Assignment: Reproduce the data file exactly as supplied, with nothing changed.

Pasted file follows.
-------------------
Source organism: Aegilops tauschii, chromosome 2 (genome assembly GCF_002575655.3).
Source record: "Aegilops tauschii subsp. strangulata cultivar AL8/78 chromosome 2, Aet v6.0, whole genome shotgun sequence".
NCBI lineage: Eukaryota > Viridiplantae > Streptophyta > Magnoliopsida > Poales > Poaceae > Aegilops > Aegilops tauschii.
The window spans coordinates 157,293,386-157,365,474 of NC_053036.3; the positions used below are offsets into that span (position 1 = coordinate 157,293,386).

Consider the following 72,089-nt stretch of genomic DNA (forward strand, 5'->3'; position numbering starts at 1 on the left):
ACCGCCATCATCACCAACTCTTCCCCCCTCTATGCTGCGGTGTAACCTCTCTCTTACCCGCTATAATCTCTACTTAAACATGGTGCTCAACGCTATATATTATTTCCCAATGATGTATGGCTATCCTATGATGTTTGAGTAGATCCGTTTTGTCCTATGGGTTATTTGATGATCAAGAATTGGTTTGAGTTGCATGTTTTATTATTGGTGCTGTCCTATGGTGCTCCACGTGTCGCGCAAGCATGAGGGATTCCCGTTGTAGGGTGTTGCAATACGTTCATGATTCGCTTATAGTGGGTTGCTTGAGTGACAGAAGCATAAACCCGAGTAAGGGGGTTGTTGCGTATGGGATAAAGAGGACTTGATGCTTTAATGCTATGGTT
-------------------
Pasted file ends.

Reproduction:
Source organism: Aegilops tauschii, chromosome 2 (genome assembly GCF_002575655.3).
Source record: "Aegilops tauschii subsp. strangulata cultivar AL8/78 chromosome 2, Aet v6.0, whole genome shotgun sequence".
NCBI lineage: Eukaryota > Viridiplantae > Streptophyta > Magnoliopsida > Poales > Poaceae > Aegilops > Aegilops tauschii.
The window spans coordinates 157,293,386-157,365,474 of NC_053036.3; the positions used below are offsets into that span (position 1 = coordinate 157,293,386).

Consider the following 72,089-nt stretch of genomic DNA (forward strand, 5'->3'; position numbering starts at 1 on the left):
ACCGCCATCATCACCAACTCTTCCCCCCTCTATGCTGCGGTGTAACCTCTCTCTTACCCGCTATAATCTCTACTTAAACATGGTGCTCAACGCTATATATTATTTCCCAATGATGTATGGCTATCCTATGATGTTTGAGTAGATCCGTTTTGTCCTATGGGTTATTTGATGATCAAGAATTGGTTTGAGTTGCATGTTTTATTATTGGTGCTGTCCTATGGTGCTCCACGTGTCGCGCAAGCATGAGGGATTCCCGTTGTAGGGTGTTGCAATACGTTCATGATTCGCTTATAGTGGGTTGCTTGAGTGACAGAAGCATAAACCCGAGTAAGGGGGTTGTTGCGTATGGGATAAAGAGGACTTGATGCTTTAATGCTATGGTT